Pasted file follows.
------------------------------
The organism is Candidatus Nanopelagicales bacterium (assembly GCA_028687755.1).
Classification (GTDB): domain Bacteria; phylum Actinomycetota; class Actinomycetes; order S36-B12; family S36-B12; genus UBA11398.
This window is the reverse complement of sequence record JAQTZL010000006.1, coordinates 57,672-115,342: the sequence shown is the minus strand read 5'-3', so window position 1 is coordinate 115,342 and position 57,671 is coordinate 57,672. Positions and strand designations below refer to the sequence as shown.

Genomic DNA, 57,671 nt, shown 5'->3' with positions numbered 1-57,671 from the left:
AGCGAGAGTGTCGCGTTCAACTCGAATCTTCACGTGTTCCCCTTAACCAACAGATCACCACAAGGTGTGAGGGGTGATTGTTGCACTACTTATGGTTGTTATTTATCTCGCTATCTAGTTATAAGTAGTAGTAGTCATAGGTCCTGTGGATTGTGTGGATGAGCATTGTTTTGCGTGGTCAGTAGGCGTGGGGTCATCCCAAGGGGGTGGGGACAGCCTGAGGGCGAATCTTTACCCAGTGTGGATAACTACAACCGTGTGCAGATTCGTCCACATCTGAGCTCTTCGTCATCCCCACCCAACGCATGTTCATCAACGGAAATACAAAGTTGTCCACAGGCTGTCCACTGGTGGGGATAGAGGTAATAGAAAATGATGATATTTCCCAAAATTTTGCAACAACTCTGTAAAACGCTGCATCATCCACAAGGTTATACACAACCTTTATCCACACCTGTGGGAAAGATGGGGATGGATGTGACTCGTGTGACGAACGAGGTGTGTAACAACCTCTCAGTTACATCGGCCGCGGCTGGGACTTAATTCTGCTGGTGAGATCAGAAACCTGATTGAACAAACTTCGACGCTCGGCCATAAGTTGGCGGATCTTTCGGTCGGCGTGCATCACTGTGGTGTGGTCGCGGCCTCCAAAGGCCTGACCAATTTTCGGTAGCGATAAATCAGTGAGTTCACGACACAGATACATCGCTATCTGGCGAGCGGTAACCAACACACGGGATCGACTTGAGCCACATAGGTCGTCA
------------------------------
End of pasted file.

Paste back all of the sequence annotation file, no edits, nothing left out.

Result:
The organism is Candidatus Nanopelagicales bacterium (assembly GCA_028687755.1).
Classification (GTDB): domain Bacteria; phylum Actinomycetota; class Actinomycetes; order S36-B12; family S36-B12; genus UBA11398.
This window is the reverse complement of sequence record JAQTZL010000006.1, coordinates 57,672-115,342: the sequence shown is the minus strand read 5'-3', so window position 1 is coordinate 115,342 and position 57,671 is coordinate 57,672. Positions and strand designations below refer to the sequence as shown.

Genomic DNA, 57,671 nt, shown 5'->3' with positions numbered 1-57,671 from the left:
AGCGAGAGTGTCGCGTTCAACTCGAATCTTCACGTGTTCCCCTTAACCAACAGATCACCACAAGGTGTGAGGGGTGATTGTTGCACTACTTATGGTTGTTATTTATCTCGCTATCTAGTTATAAGTAGTAGTAGTCATAGGTCCTGTGGATTGTGTGGATGAGCATTGTTTTGCGTGGTCAGTAGGCGTGGGGTCATCCCAAGGGGGTGGGGACAGCCTGAGGGCGAATCTTTACCCAGTGTGGATAACTACAACCGTGTGCAGATTCGTCCACATCTGAGCTCTTCGTCATCCCCACCCAACGCATGTTCATCAACGGAAATACAAAGTTGTCCACAGGCTGTCCACTGGTGGGGATAGAGGTAATAGAAAATGATGATATTTCCCAAAATTTTGCAACAACTCTGTAAAACGCTGCATCATCCACAAGGTTATACACAACCTTTATCCACACCTGTGGGAAAGATGGGGATGGATGTGACTCGTGTGACGAACGAGGTGTGTAACAACCTCTCAGTTACATCGGCCGCGGCTGGGACTTAATTCTGCTGGTGAGATCAGAAACCTGATTGAACAAACTTCGACGCTCGGCCATAAGTTGGCGGATCTTTCGGTCGGCGTGCATCACTGTGGTGTGGTCGCGGCCTCCAAAGGCCTGACCAATTTTCGGTAGCGATAAATCAGTGAGTTCACGACACAGATACATCGCTATCTGGCGAGCGGTAACCAACACACGGGATCGACTTGAGCCACATAGGTCGTCA